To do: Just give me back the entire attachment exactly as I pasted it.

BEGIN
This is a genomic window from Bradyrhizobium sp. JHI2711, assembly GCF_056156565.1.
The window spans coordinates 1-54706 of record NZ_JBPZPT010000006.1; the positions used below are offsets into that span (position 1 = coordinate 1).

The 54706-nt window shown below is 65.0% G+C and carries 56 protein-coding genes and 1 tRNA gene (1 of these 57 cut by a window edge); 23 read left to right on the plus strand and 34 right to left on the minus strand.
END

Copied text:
This is a genomic window from Bradyrhizobium sp. JHI2711, assembly GCF_056156565.1.
The window spans coordinates 1-54706 of record NZ_JBPZPT010000006.1; the positions used below are offsets into that span (position 1 = coordinate 1).

The 54706-nt window shown below is 65.0% G+C and carries 56 protein-coding genes and 1 tRNA gene (1 of these 57 cut by a window edge); 23 read left to right on the plus strand and 34 right to left on the minus strand.